Saturday, October 19, 2002

Another contribution to the religion-&-society thread that seems to be emerging here: Jared Diamond's review of Darwin's Cathedral: Evolution, Religion, and the Nature of Society in the New York Review of Books. "Religion" is tricky to define; Diamond suggests we break it down into four processes:

"...what we think of as 'religion' encompasses four different, originally unrelated, elements: explanation, standardized organization, moral rules of good behavior toward in-groups, and (all too often) rules of bad behavior toward out-groups. Those elements served different functions; they appeared or began to disappear at different times in human history; and they came together only within the last eight thousand years."

His argument is that religion has been a necessary tool for the development of certain stages of civilisation. The intriguing question this raises, of course, is of the future of religion: have we outgrown it? (Clearly not, on the obvious empirical evidence.) It does seem, though, that civilisation (or "Western" civilisation, at least) has come up with reasonable substitutes for Diamond's four defining processes, via the growth of science, credibly explaining many of the phenomena previously ascribed to supernatural agency; the development of political institutions not requiring divine sanction of their validity (i.e. we've dispensed with the idea of the divine rights of kings); and the evolution of moral philosophy, suggesting motives for right action based on the individual conscience rather than fear of divine punishment, & which do not require the dangerous them-&-us divide. But, again, at the beginning & at the end of the matter is the one enormous question science has not managed to answer:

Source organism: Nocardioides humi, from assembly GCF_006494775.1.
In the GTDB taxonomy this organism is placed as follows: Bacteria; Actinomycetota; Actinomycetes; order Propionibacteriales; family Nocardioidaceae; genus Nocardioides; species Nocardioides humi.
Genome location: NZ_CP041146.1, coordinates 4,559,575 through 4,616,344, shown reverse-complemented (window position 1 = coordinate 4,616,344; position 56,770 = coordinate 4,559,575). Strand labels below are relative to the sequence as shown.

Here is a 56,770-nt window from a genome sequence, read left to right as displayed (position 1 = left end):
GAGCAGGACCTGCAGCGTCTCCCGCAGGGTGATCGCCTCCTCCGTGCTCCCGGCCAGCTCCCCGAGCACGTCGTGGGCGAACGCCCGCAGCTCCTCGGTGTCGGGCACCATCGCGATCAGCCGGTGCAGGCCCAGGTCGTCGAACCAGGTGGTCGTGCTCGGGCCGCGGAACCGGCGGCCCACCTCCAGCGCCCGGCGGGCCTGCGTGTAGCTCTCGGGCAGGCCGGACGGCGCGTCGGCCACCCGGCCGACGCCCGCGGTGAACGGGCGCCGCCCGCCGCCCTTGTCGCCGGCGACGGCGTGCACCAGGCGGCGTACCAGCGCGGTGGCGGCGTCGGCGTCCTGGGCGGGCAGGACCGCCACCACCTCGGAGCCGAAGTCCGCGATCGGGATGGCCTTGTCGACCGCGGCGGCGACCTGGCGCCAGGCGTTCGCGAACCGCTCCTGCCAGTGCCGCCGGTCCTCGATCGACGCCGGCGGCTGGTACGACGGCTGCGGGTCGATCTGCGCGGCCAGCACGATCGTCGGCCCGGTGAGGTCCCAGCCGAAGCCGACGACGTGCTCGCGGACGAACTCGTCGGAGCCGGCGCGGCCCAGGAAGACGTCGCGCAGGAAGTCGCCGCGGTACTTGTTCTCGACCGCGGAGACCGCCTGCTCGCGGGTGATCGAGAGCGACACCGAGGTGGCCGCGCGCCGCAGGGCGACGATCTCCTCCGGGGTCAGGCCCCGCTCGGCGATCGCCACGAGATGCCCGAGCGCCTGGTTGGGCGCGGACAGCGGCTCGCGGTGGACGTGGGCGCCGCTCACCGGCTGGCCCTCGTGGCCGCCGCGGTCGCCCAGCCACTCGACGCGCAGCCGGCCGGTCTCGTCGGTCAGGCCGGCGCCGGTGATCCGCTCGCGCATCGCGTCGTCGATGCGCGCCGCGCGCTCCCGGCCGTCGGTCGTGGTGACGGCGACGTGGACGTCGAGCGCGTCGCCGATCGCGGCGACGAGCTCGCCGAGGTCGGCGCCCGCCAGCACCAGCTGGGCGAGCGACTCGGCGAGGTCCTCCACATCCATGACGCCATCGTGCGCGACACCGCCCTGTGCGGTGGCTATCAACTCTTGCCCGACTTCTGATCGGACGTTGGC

"From my freshman year at Harvard in 1955, I recall the great theologian Paul Tillich defying his class of hyper-rational undergraduates to come up with a scientific answer to his simple question: 'Why is there something, when there could have been nothing?' ... Religion will thrive as long as there are human beings alive to reflect on the mystery of the First Cause."

(As Taner Edis also admits.)

We're not ready to take up the responsibilities demanded by a godless universe.

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